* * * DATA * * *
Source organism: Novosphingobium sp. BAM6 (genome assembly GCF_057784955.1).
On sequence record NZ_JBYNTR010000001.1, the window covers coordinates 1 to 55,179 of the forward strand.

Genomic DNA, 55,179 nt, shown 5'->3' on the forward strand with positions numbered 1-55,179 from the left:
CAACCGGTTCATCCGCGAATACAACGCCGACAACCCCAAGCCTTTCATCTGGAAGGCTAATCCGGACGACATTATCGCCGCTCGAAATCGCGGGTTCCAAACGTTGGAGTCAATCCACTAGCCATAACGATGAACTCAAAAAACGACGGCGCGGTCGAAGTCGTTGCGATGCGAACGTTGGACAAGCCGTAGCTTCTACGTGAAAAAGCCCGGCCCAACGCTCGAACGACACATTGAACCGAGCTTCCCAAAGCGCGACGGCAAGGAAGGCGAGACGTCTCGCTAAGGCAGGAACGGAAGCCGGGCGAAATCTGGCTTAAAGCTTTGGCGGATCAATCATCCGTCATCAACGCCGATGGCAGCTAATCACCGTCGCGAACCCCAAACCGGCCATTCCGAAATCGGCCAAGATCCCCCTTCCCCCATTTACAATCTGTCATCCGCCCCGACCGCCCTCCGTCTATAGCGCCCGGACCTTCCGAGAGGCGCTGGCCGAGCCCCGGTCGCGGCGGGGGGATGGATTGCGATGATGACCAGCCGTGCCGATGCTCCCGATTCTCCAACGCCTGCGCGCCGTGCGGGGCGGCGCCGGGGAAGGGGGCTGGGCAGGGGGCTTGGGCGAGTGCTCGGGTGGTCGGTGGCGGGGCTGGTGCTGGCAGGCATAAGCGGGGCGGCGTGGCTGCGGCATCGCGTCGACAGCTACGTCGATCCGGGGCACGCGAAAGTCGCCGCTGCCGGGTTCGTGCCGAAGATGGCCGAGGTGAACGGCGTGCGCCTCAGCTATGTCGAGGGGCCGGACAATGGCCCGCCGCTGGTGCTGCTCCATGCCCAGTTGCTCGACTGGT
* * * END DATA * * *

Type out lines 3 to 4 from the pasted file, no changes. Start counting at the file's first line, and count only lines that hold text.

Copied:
Genomic DNA, 55,179 nt, shown 5'->3' on the forward strand with positions numbered 1-55,179 from the left:
CAACCGGTTCATCCGCGAATACAACGCCGACAACCCCAAGCCTTTCATCTGGAAGGCTAATCCGGACGACATTATCGCCGCTCGAAATCGCGGGTTCCAAACGTTGGAGTCAATCCACTAGCCATAACGATGAACTCAAAAAACGACGGCGCGGTCGAAGTCGTTGCGATGCGAACGTTGGACAAGCCGTAGCTTCTACGTGAAAAAGCCCGGCCCAACGCTCGAACGACACATTGAACCGAGCTTCCCAAAGCGCGACGGCAAGGAAGGCGAGACGTCTCGCTAAGGCAGGAACGGAAGCCGGGCGAAATCTGGCTTAAAGCTTTGGCGGATCAATCATCCGTCATCAACGCCGATGGCAGCTAATCACCGTCGCGAACCCCAAACCGGCCATTCCGAAATCGGCCAAGATCCCCCTTCCCCCATTTACAATCTGTCATCCGCCCCGACCGCCCTCCGTCTATAGCGCCCGGACCTTCCGAGAGGCGCTGGCCGAGCCCCGGTCGCGGCGGGGGGATGGATTGCGATGATGACCAGCCGTGCCGATGCTCCCGATTCTCCAACGCCTGCGCGCCGTGCGGGGCGGCGCCGGGGAAGGGGGCTGGGCAGGGGGCTTGGGCGAGTGCTCGGGTGGTCGGTGGCGGGGCTGGTGCTGGCAGGCATAAGCGGGGCGGCGTGGCTGCGGCATCGCGTCGACAGCTACGTCGATCCGGGGCACGCGAAAGTCGCCGCTGCCGGGTTCGTGCCGAAGATGGCCGAGGTGAACGGCGTGCGCCTCAGCTATGTCGAGGGGCCGGACAATGGCCCGCCGCTGGTGCTGCTCCATGCCCAGTTGCTCGACTGGT